- Polit DF, Beck CT. Resource Manual for Nursing Research: Generating and Assessing Evidence for Nursing Practice. 9th ed. Philadelphia, PA: Williams & Wilkins; 2012.
- Armola RR, Bourgault AM, Halm MA, et al; 2008-2009 Evidence-Based Practice Resource Work Group of the American Association of Critical-Care Nurses. Upgrading the American Association of Critical-Care Nurses’ evidence-leveling hierarchy. Am J Crit Care. 2009;18(5):405-409.
- Melnyk BM, Fineout-Overholt, E. Evidence-Based Practice in Nursing and Healthcare: A Guide to Best Practice. 2nd ed. Philadelphia, PA: Lippincott Williams & Wilkins; 2011.
- Gugiu PC, Gugiu MR. A critical appraisal of standard guidelines for grading levels of evidence. Eval Health Prof. 2010;33(3):233-255. doi:10.1177/0163278710373980.
- Evans D. Hierarchy of evidence: a framework for ranking evidence evaluating healthcare interventions. J Clin Nurs. 2003;12(1):77-84.
What Is a Literature Review?
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Olivia Valdes was the Associate Editorial Director for ThoughtCo. She worked with Dotdash Meredith from 2017 to 2021.
- B.A., American Studies, Yale University
A literature review summarizes and synthesizes the existing scholarly research on a particular topic. Literature reviews are a form of academic writing commonly used in the sciences, social sciences, and humanities. However, unlike research papers, which establish new arguments and make original contributions, literature reviews organize and present existing research. As a student or academic, you might produce a literature review as a standalone paper or as a portion of a larger research project.
What Literature Reviews Are Not
In order to understand literature reviews, it's best to first understand what they are not . First, literature reviews are not bibliographies. A bibliography is a list of resources consulted when researching a particular topic. Literature reviews do more than list the sources you’ve consulted: they summarize and critically evaluate those sources.
Second, literature reviews are not subjective. Unlike some of the other well-known "reviews" (e.g. theater or book reviews), literature reviews steer clear of opinion statements. Instead, they summarize and critically assess a body of scholarly literature from a relatively objective perspective. Writing a literature review is a rigorous process, requiring a thorough evaluation of the quality and findings of each source discussed.
Why Write a Literature Review?
Writing a literature review is a time-consuming process that requires extensive research and critical analysis . So, why should you spend so much time reviewing and writing about research that’s already been published?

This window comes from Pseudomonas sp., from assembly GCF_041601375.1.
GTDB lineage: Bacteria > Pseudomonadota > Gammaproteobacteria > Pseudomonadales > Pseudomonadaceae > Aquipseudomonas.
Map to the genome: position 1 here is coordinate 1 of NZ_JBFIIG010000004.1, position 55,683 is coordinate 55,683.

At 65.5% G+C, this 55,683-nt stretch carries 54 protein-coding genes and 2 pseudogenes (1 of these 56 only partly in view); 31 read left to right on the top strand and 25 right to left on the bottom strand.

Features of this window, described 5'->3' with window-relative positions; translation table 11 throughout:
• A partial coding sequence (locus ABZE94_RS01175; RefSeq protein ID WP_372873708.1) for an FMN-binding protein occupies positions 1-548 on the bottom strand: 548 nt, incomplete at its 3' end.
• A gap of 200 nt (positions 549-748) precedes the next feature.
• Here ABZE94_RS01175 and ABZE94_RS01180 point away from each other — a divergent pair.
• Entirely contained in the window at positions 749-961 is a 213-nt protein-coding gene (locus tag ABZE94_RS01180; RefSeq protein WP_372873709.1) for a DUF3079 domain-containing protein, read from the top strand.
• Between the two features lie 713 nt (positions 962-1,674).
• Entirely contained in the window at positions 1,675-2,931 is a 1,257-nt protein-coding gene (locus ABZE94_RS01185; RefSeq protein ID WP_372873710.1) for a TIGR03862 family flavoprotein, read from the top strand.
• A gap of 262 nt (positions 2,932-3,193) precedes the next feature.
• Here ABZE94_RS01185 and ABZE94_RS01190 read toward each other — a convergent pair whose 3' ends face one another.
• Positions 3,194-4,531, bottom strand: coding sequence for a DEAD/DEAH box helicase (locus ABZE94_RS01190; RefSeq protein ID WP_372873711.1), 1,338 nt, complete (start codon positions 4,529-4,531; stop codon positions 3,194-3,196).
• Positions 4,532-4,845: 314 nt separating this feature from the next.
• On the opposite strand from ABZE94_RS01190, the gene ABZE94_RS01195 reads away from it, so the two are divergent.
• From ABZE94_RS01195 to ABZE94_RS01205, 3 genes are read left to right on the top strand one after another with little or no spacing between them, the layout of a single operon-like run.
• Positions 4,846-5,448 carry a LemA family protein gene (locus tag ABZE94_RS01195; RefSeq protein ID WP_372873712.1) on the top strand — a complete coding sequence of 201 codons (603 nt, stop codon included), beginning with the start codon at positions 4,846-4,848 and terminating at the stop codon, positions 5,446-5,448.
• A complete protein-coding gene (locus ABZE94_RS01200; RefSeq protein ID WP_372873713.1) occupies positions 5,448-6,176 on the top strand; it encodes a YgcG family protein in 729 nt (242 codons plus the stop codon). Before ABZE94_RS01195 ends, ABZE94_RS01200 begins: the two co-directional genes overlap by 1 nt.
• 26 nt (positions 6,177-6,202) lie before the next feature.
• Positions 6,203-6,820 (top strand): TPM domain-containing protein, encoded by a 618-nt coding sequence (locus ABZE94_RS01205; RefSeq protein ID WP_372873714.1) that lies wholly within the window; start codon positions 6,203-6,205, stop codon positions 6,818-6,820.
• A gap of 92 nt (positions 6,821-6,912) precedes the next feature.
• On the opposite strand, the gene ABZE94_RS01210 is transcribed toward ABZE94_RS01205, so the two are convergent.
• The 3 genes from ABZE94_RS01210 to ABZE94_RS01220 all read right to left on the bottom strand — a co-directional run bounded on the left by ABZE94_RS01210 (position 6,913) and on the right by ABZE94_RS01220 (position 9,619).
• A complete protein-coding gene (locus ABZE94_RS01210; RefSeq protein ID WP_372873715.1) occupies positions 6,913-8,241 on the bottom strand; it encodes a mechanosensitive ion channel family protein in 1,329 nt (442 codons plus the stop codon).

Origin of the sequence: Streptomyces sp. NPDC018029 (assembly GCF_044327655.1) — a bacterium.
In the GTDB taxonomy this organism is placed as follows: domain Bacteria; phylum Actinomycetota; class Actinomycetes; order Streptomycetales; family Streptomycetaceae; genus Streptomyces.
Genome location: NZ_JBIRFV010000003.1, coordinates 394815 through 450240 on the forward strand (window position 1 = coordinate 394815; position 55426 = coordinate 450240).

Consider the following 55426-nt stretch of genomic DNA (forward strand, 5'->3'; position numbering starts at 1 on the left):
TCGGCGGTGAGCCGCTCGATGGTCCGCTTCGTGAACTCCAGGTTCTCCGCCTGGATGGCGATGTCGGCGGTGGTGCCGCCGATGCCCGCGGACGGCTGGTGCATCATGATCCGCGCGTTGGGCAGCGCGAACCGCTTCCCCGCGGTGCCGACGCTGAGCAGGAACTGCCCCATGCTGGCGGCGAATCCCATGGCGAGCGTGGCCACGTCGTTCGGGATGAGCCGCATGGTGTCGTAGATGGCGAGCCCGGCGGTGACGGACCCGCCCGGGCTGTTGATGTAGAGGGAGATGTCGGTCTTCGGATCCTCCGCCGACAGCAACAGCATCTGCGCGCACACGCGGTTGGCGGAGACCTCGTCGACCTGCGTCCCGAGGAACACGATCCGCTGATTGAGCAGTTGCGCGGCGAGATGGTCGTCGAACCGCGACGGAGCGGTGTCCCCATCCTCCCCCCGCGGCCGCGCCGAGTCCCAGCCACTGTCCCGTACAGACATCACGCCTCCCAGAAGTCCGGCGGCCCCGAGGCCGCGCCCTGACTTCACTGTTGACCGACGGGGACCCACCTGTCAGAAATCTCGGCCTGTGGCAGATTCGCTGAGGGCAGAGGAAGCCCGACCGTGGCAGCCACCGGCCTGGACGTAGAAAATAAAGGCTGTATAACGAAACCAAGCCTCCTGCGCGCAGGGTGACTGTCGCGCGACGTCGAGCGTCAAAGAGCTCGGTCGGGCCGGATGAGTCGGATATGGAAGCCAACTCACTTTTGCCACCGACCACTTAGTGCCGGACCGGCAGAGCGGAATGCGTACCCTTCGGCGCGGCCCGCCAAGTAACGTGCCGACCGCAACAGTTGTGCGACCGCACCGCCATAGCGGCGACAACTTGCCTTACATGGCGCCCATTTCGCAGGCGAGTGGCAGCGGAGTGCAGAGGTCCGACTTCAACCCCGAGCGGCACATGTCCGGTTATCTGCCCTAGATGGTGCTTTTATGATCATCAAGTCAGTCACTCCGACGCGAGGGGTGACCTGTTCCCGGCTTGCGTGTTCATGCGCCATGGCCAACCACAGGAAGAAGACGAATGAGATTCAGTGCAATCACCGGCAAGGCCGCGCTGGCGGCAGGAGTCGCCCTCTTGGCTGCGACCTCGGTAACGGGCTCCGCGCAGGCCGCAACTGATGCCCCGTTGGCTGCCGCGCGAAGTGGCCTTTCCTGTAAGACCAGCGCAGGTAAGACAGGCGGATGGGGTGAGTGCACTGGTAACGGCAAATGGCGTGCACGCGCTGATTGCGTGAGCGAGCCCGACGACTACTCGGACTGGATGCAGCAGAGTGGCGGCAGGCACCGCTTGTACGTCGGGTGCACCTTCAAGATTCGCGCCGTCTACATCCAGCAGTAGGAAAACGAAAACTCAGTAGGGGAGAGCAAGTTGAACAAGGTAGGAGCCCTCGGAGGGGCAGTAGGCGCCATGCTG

- Justifying your own research . If you’re writing a literature review as part of a larger research project , the literature review allows you to demonstrate what makes your own research valuable. By summarizing the existing research on your research question, a literature review reveals points of consensus and points of disagreement, as well as the gaps and open questions that remain. Presumably, your original research has emerged from one of those open questions, so the literature review serves as a jumping-off point for the rest of your paper.
- Demonstrating your expertise. Before you can write a literature review, you must immerse yourself in a significant body of research. By the time you’ve written the review, you’ve read widely on your topic and are able to synthesize and logically present the information. This final product establishes you as a trustworthy authority on your topic.
- Joining the conversation . All academic writing is part of one never-ending conversation: an ongoing dialogue among scholars and researchers across continents, centuries, and subject areas. By producing a literature review, you’re engaging with all of the prior scholars who examined your topic and continuing a cycle that moves the field forward.
Tips for Writing a Literature Review
While specific style guidelines vary among disciplines, all literature reviews are well-researched and organized. Use the following strategies as a guide as you embark on the writing process.
- Choose a topic with a limited scope. The world of scholarly research is vast, and if you choose too broad a topic, the research process will seem never-ending. Choose a topic with a narrow focus, and be open to adjusting it as the research process unfolds. If you find yourself sorting through thousands of results every time you conduct a database search, you may need to further refine your topic .
- Take organized notes. Organizational systems such as the literature grid are essential for keeping track of your readings. Use the grid strategy, or a similar system, to record key information and main findings/arguments for each source. Once you begin the writing process, you’ll be able to refer back to your literature grid each time you want to add information about a particular source.
- Pay attention to patterns and trends . As you read, be on the lookout for any patterns or trends that emerge among your sources. You might discover that there are two clear existing schools of thought related to your research question. Or, you might discover that the prevailing ideas about your research question have shifted dramatically several times over the last hundred years. The structure of your literature review will be based on the patterns you discover. If no obvious trends stand out, choose the organizational structure that best suits your topic, such as theme, issue, or research methodology.